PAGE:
Commonwealth: The Gambia Confirms Games Withdrawal Days After Denouncing Membership.

Gambian officials have confirmed that the country will not take part in the 2014 Commonwealth Games slated for Glasgow, Scotland.

The west African nation had, just last week, branded the 54-member grouping of Commonwealth nations, which includes the United Kingdom and most of its former colonies, a “neo-colonial institution”.

Games organisers have now confirmed The Gambia’s withdrawal and said alternative plans would be made for the baton relay.

“All Commonwealth nations and territories are entitled to compete in the Commonwealth Games,” a spokesman for Glasgow 2014 said.


“Glasgow 2014 has received confirmation from the Commonwealth Games Federation of the formal withdrawal of The Gambia from the Commonwealth.

“It is our understanding therefore, that The Gambia doesn’t not intend to enter a team and compete in next year’s Games.”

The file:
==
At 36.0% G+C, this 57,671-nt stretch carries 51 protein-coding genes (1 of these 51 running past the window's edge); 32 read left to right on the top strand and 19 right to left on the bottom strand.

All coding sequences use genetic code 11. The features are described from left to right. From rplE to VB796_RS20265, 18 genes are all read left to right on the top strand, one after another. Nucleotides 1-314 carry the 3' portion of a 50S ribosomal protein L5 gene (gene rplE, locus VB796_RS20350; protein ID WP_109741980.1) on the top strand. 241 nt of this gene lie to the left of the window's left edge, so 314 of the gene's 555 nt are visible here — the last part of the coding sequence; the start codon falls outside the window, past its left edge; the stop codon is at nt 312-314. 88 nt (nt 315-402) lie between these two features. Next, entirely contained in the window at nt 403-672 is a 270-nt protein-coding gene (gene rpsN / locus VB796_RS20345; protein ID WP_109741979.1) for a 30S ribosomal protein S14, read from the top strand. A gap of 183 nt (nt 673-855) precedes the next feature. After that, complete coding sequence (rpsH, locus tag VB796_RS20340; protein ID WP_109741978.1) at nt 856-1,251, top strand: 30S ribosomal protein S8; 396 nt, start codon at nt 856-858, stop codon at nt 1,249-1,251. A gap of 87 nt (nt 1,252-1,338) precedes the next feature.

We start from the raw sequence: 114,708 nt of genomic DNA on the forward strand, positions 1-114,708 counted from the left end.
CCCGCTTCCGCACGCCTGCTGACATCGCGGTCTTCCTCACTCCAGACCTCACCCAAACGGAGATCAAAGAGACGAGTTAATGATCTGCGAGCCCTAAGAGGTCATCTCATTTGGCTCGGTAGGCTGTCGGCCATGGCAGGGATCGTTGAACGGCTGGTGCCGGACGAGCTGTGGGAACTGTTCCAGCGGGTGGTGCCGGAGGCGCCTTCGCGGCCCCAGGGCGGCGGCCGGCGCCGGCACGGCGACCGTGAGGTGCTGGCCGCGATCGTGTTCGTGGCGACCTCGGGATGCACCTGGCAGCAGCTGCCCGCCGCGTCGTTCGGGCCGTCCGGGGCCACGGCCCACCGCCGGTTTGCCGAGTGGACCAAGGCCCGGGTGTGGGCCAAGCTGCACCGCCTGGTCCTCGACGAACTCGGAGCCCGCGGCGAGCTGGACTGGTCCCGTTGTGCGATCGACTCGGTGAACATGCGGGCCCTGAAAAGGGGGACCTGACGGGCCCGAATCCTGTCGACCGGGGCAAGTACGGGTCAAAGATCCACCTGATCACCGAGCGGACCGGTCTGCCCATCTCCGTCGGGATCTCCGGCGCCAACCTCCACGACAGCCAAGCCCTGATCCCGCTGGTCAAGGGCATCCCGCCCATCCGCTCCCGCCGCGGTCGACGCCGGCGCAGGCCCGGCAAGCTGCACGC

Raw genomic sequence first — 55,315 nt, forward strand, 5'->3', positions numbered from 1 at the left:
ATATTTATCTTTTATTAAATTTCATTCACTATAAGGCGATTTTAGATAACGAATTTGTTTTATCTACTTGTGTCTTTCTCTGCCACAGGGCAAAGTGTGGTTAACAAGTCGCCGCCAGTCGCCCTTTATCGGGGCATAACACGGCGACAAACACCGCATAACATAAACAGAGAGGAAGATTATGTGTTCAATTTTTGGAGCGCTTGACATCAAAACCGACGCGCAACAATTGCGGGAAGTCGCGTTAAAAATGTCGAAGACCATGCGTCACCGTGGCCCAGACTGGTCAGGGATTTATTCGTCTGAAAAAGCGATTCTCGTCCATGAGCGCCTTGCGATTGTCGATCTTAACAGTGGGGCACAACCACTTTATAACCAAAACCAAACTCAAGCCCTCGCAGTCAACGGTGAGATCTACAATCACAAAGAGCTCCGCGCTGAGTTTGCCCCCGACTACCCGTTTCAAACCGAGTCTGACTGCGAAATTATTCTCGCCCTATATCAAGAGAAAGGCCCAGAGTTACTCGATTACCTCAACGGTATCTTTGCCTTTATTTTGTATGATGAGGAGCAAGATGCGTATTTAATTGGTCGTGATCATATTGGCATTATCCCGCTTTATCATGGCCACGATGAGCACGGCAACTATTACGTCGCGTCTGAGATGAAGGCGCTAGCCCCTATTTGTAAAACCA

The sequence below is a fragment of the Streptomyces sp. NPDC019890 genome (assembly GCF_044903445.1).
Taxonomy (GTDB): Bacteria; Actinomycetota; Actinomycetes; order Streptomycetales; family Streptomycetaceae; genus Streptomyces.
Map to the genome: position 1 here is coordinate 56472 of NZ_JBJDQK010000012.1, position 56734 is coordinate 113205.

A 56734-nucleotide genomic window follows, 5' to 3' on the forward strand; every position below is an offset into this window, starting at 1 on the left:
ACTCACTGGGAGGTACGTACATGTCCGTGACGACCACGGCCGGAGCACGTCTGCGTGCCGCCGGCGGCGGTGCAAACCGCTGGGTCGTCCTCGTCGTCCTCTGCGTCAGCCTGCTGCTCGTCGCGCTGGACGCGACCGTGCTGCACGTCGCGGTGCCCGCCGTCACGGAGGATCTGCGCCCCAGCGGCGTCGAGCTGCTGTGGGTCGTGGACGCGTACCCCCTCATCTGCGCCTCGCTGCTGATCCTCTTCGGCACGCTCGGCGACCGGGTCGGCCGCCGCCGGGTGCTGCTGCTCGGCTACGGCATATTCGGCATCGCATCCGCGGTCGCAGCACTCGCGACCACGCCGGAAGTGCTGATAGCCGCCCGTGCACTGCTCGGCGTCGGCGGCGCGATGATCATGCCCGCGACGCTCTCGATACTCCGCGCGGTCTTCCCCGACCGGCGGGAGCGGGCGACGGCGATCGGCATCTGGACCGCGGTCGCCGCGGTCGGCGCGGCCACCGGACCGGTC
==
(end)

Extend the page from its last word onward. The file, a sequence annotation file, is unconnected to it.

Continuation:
According to the spokesman, the Queen’s Baton Relay, which visits all nations and territories of the Commonwealth, would no longer be expected in The Gambia.

“The planning is now under development in collaboration with the Commonwealth Games Federation and we will provide further information in the near future,” he added.

Boxer Badou Jack of Gambia Carries his Country's Flag During the Opening Ceremony for the 2008 Beijing Summer Olympics
Boxer Badou Jack of Gambia Carries his Country’s Flag During the Opening Ceremony for the 2008 Beijing Summer Olympics

The former member state of the Commonwealth Foundation withdrew their membership on October 3, 2013, 48 years after gaining independence from Britain.

The Gambian government did not give a reason for the decision to leave the Commonwealth. However, it comes amid a greater emphasis by Britain on human rights and increasing pressure to promote gender equality.

In an unexpected announcement broadcast by the west African nation on state television last Wednesday, the former British colony said: It will “never be a member of any neo-colonial institution”.



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